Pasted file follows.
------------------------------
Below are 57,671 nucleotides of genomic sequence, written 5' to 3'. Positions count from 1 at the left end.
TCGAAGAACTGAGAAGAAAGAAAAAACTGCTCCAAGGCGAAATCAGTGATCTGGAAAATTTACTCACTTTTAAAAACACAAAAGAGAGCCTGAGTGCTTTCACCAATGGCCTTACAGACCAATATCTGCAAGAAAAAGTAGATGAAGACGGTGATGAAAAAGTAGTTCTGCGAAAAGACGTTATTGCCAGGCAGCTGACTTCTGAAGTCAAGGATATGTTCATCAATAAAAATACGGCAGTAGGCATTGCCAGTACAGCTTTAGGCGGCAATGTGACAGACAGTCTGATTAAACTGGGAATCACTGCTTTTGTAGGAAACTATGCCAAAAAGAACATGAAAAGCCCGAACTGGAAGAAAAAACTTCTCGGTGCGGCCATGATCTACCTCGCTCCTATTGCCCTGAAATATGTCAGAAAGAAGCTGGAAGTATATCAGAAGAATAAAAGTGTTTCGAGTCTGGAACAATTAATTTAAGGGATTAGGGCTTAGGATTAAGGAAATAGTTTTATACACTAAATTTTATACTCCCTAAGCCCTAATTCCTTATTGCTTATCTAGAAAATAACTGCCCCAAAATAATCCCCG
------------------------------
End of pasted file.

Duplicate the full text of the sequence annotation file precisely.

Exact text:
Below are 57,671 nucleotides of genomic sequence, written 5' to 3'. Positions count from 1 at the left end.
TCGAAGAACTGAGAAGAAAGAAAAAACTGCTCCAAGGCGAAATCAGTGATCTGGAAAATTTACTCACTTTTAAAAACACAAAAGAGAGCCTGAGTGCTTTCACCAATGGCCTTACAGACCAATATCTGCAAGAAAAAGTAGATGAAGACGGTGATGAAAAAGTAGTTCTGCGAAAAGACGTTATTGCCAGGCAGCTGACTTCTGAAGTCAAGGATATGTTCATCAATAAAAATACGGCAGTAGGCATTGCCAGTACAGCTTTAGGCGGCAATGTGACAGACAGTCTGATTAAACTGGGAATCACTGCTTTTGTAGGAAACTATGCCAAAAAGAACATGAAAAGCCCGAACTGGAAGAAAAAACTTCTCGGTGCGGCCATGATCTACCTCGCTCCTATTGCCCTGAAATATGTCAGAAAGAAGCTGGAAGTATATCAGAAGAATAAAAGTGTTTCGAGTCTGGAACAATTAATTTAAGGGATTAGGGCTTAGGATTAAGGAAATAGTTTTATACACTAAATTTTATACTCCCTAAGCCCTAATTCCTTATTGCTTATCTAGAAAATAACTGCCCCAAAATAATCCCCG